Five Advertising Rules For Your Business From The PersonalsCategory: Ad Writing / Copywriting
Originally published June 17, 2005Is any advertising more closely monitored by the advertiser than a “personals” ad? I don’t believe so. If ever an advertiser wanted results, and wanted them now, this is it.
Personals ads demonstrate some of the best, and the worst, techniques in advertising. Let’s look at these examples and see what we can apply to advertising in general.
1. Stop trying to reach everyone
Personals ads immediately need to focus on prospects, and eliminate non-prospects.
All too often, business advertisers try to make their ads appeal to “everyone.” If you’re a single woman posting in the personals, though, you don’t want responses from everyone. Other women are probably of no interest to you. You likely don’t want to hear from married men, either. If your objective is dating, it’s pointless to attempt to reach people that aren’t potential dates.
Trying to reach everyone is a fool’s strategy in business, too. You probably don’t have any interest in people who can’t afford what you have to sell. You also aren’t likely to want to reach the idly curious. As a business your objective is to reach people who could become good customers.
Make your ads speak directly to those people.
2. Your Headline Is Critical
Get your prospect’s attention. Get it immediately. If you don’t get your prospect’s attention, will he even notice the rest of your ad?
“Relationship wanted” will never get as much attention as “North Texas filly looking for stable mate.”
Draw the business parallel. Your retail ad shouldn’t say “We want your business.” Instead, it should say
“Everything you need to make your garden grow is waiting for you at Mineral Wells Hardware.”
3. Make me want to learn more
The objective of personals advertising is to find someone to date. The objective of mass media advertising is to find new customers for your business. In neither case will you benefit from skimping on the descriptions.
“Single woman desires long term relationship.” is less likely to get the attention of gentlemen reading the ads than is “Witty, flirtatious, and outgoing. I smile easily and enjoy laughing, am open-minded, honest, and like to talk about ideas. I would like to get to know a man who is confident of who he is and what he wants out of life. I’m single, have never been married, but like the idea of finding my soul mate.”
By the same token, “Bedding plants in stock” is weak when compared to “Brighten your yard with salvia, iceplant, petunias, and pansies. Color your flower beds with all the hues of spring, ready to take home today from the Nolan River Nursery.”
4. Tell potential customers what you give them that your competitors can’t
Nobody spends advertising dollars in hopes of being ignored, and yet every day business owners manage to fade into obscurity by making their ads sound exactly like other ads.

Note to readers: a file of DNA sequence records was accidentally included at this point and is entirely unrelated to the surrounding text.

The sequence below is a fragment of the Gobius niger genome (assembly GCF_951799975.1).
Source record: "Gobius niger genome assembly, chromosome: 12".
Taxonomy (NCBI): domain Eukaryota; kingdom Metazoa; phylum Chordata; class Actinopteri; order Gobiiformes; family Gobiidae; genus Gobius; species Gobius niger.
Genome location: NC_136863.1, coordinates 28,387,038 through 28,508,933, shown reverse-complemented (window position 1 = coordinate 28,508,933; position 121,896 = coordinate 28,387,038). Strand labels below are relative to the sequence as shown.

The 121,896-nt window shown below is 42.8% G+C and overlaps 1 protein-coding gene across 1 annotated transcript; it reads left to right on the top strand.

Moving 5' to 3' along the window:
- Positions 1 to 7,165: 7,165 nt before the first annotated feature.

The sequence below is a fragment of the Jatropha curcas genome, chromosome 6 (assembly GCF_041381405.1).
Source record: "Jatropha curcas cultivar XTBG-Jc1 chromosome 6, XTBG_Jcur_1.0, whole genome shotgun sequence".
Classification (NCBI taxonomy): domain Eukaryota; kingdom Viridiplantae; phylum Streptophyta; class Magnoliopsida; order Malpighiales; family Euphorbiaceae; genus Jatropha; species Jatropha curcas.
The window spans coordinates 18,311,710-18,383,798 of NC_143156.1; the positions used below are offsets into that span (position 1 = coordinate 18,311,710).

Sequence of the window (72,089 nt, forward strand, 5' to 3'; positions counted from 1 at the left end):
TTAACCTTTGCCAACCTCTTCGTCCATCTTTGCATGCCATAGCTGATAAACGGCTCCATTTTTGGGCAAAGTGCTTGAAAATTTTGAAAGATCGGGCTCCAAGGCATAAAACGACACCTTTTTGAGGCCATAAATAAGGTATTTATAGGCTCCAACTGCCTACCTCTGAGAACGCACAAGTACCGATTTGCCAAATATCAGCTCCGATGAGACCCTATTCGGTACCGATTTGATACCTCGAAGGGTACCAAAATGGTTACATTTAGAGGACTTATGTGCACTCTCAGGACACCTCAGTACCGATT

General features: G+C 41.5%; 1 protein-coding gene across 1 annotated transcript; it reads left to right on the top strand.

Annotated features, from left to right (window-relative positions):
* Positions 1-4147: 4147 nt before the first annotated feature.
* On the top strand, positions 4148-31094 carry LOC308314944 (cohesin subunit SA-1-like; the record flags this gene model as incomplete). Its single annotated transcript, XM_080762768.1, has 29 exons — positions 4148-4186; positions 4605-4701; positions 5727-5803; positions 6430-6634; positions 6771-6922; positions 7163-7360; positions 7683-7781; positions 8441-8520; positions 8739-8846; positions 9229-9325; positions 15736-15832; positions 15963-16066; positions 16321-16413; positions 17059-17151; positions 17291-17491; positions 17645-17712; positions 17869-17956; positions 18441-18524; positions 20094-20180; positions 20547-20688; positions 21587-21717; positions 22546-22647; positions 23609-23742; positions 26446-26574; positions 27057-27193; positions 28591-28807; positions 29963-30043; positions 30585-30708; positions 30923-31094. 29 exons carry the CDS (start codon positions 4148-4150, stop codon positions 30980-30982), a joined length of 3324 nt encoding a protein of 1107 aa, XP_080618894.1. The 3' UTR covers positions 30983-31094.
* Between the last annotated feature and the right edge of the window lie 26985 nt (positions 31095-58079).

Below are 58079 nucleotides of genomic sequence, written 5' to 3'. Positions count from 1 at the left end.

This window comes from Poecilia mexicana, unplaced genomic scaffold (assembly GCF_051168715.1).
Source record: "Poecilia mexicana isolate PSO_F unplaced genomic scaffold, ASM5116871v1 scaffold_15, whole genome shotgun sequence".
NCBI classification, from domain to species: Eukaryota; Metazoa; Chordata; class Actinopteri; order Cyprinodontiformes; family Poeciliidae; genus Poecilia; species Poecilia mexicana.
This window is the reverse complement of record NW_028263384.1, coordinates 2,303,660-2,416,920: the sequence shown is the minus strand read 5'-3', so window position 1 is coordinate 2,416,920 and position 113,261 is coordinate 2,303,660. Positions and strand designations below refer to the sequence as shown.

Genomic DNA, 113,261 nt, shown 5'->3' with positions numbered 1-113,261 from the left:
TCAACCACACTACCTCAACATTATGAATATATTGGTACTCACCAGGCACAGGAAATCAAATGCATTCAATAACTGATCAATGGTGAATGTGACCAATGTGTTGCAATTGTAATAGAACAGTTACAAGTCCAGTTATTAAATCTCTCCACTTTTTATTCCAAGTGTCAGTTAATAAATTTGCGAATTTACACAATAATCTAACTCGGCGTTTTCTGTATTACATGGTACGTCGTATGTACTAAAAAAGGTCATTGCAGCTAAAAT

Consider an all-too-typical personals listing: “I love sunsets, long romantic walks by the ocean, and candlelight dinners.”
No kidding? Is there a woman alive who doesn’t like sunsets, long romantic walks by the ocean and candlelight dinners? This will not make anyone stand out as worthy of attention.
By the same token, does there exist any business that doesn’t offer helpful, courteous service and years of experience? Helpful courteous service doesn’t make you special. It’s the minimum entry-level behavior that customers expect.
Statements like “helpful, courteous service” make your ads fade into background as noise. Your store ad could just as well say that you “love sunsets and long romantic walks.”
When your ads sound like everyone else’s, you’re not likely to be noticed, let alone be remembered.
5. Tell me what’s in it for me
If you met a stranger who opened the conversation with “I want to tell you all about myself,” how much interest would you have in talking to that stranger?
Here’s the personals ad which takes that posture: “I’m looking for a long term relationship. Honest men only. I’m tired of fakes and game players. And if you are looking for someone to hang on your every word, keep on looking. No mama’s boys need apply.”
Think she gets many replies?
No, I don’t suppose so. The business equivalent is: “We need to sell one hundred cars to meet our sales goals, so we’re going to be making the best deals we can remember. Limited to items in stock. Limit one per household. Not valid with other offers. You must take delivery from dealer stock before close of business Friday.”
“We, us, our.” “We” again. Aren’t we something? Just ask us. Bleh.
Stop talking about you, and what you want from me. Start telling me why I should want to do business with you.
Here’s a better example from the personals: “Would you like to spend some time with someone who’s optimistic and fun to be around? I hope you’re comfortable in jeans, you know what you want, and aren’t afraid to show it. You’ll find me open-minded, non-judgmental, and loyal.”
Much more effective, isn’t it?
In the business community you’ll get substantially better results when you drop the “we / us / our” verbiage, and replace it with “you.” “Have you ever noticed that you walk a little bit taller and you even feel better, when you know you look good? We promise that you’ll turn heads when you’ve had your hair cut at the Singing Scissors Salon.”
Use these five rules as a starting point. Study the personals, and take note of those that get your attention. The basic principles will make good business ads, too.
Whether their purpose is personal or business, good ads don’t scream for attention, they seduce – a crucial skill when you’re fishing for customers.
Your Fishing for Customers guide, Chuck McKay, gets people to buy more of what you sell.
Got questions about writing secucing headlines and emotional appeals? Call Chuck at 304-523-0163, or write ChuckMcKay@ChuckMcKayOnLine.com.